PHILADELPHIA – Mayor Jim Kenney today signed Executive Order 5-22 establishing an Office of the Youth Ombudsperson (OYO) within the Office of the Inspector General (OIG). The OYO will provide additional oversight over the City of Philadelphia’s child welfare, juvenile justice, and behavioral health systems with respect to youth who are residing in Residential Treatment Facilities (RTFs) with a goal of continuing to improve the safety and quality of services.

“Every young person deserves the best opportunities and care, and the new Office of the Youth Ombudsperson will create valuable new avenues for oversight, quality assurance, and individual support for youth in residential placement,” said Mayor Jim Kenney. “We hold ourselves to the highest standard when it comes to the wellbeing of children in the City’s care, and look forward to the OYO’s contributions to this ongoing work.”

“Philadelphia youth are our most important resource and we must do everything possible to ensure their safety and wellbeing while in residential placements,” said City of Philadelphia Inspector General Alexander DeSantis. “The OIG is very proud to help build this important addition to the City’s larger oversight mechanism.”

“All children and youth deserve to be safe and well treated while in residential placement”, said Deputy Mayor for the Office of Children and Families Vanessa Garrett Harley. “I am pleased that the Mayor’s Executive Order creating the OYO will provide another important safeguard for children and youth in placement, by ensuring that there is yet another avenue to report issues and concerns. While there certainly exist mechanisms to receive and address concerns regarding youth in placement; the fact that the OYO is an independent office may provide some children and youth with the psychological comfort necessary to come forward and voice complaints and concerns.”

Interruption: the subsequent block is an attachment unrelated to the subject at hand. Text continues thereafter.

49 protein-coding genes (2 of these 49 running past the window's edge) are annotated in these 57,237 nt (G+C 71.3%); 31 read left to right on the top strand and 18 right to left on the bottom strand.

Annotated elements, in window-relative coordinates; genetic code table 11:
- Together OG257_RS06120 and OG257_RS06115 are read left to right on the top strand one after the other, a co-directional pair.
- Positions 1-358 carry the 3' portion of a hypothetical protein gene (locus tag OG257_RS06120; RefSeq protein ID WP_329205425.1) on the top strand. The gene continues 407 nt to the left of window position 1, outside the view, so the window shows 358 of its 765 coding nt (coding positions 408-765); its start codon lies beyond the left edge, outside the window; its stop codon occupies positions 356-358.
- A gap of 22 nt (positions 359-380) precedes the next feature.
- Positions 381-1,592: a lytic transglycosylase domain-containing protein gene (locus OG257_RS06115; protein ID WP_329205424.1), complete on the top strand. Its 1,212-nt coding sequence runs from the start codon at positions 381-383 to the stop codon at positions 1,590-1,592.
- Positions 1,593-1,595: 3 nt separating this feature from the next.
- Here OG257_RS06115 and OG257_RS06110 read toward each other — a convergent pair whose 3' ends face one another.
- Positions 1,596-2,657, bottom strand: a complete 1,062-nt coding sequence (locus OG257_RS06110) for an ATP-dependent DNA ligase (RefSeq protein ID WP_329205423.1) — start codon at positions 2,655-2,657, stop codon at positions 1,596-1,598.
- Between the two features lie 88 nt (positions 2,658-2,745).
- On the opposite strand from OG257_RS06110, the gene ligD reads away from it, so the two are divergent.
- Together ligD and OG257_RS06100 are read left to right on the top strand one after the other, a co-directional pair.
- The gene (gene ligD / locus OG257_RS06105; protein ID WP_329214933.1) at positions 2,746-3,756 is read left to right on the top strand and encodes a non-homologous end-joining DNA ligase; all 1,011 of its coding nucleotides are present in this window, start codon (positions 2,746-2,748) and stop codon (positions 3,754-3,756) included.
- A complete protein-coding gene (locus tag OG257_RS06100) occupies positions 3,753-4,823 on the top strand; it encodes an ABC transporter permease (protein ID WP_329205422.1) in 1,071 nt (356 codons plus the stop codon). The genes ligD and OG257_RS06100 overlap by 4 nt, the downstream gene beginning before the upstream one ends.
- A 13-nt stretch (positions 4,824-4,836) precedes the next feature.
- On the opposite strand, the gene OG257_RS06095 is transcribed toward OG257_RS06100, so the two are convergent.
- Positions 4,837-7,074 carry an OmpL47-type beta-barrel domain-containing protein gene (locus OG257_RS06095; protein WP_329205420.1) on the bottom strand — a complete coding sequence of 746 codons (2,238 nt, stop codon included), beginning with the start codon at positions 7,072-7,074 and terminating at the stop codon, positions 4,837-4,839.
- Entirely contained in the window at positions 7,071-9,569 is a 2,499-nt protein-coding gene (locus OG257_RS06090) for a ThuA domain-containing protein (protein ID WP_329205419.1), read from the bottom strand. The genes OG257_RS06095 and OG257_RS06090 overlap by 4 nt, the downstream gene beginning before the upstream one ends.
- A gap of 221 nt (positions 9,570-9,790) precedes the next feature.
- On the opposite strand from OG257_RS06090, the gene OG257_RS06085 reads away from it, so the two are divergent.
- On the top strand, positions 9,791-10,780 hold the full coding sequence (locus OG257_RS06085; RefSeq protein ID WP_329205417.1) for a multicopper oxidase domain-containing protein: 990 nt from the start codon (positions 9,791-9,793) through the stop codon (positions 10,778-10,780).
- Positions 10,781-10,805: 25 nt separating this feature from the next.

Youth residential placements, also called “congregate care,” include group homes, psychiatric Residential Treatment Facilities (RTFs), state-run detention centers, and other similar facilities for youth in the fields of child welfare, juvenile justice, and behavioral health treatment. Residential Treatment Facilities are licensed by the state and are operated by, contracted with, or regulated by the Department of Human Service (DHS), the Department of Behavioral Health and Intellectual disAbility Services (DBHIDS), and/or Community Behavioral Health (CBH).

“Every child, youth, and family deserves to have a caring team of adults and peers in their corner who are looking out for their best interests,” said DHS Commissioner Kimberly Ali. “DHS looks forward to working alongside the new Office of the Youth Ombudsperson to continue its work to empower families, listen to their concerns, help them navigate the system, and find solutions to issues that are raised.”

“The new Office of the Youth Ombudsperson is a City resource that will elevate the voices of children and families and ensure their needs are served. This is critically important not only for continuous improvement of services, but also in response to addressing the challenges of these past few years,” said Dr. Jill Bowen, Commissioner, Department of Behavioral Health and Intellectual disAbility Services (DBHIDS).